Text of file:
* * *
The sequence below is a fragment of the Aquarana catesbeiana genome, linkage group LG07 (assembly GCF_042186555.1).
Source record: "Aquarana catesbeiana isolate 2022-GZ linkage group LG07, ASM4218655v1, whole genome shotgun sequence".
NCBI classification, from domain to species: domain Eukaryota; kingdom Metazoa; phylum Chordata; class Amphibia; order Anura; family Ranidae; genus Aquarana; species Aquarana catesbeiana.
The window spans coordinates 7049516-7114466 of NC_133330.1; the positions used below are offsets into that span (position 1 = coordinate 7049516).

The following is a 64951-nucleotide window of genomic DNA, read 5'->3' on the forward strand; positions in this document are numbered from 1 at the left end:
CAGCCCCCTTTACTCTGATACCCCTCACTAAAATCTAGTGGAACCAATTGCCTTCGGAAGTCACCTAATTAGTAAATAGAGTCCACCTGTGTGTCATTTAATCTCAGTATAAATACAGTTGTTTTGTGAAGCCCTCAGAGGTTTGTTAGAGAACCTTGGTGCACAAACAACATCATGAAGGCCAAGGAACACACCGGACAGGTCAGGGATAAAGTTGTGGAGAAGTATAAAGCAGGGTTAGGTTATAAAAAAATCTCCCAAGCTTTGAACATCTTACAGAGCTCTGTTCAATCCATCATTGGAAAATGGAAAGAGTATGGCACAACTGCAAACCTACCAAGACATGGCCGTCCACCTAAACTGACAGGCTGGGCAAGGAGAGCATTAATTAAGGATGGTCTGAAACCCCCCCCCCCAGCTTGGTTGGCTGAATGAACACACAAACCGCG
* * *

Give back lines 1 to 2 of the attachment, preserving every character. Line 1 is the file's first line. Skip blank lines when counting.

The sequence below is a fragment of the Aquarana catesbeiana genome, linkage group LG07 (assembly GCF_042186555.1).
Source record: "Aquarana catesbeiana isolate 2022-GZ linkage group LG07, ASM4218655v1, whole genome shotgun sequence".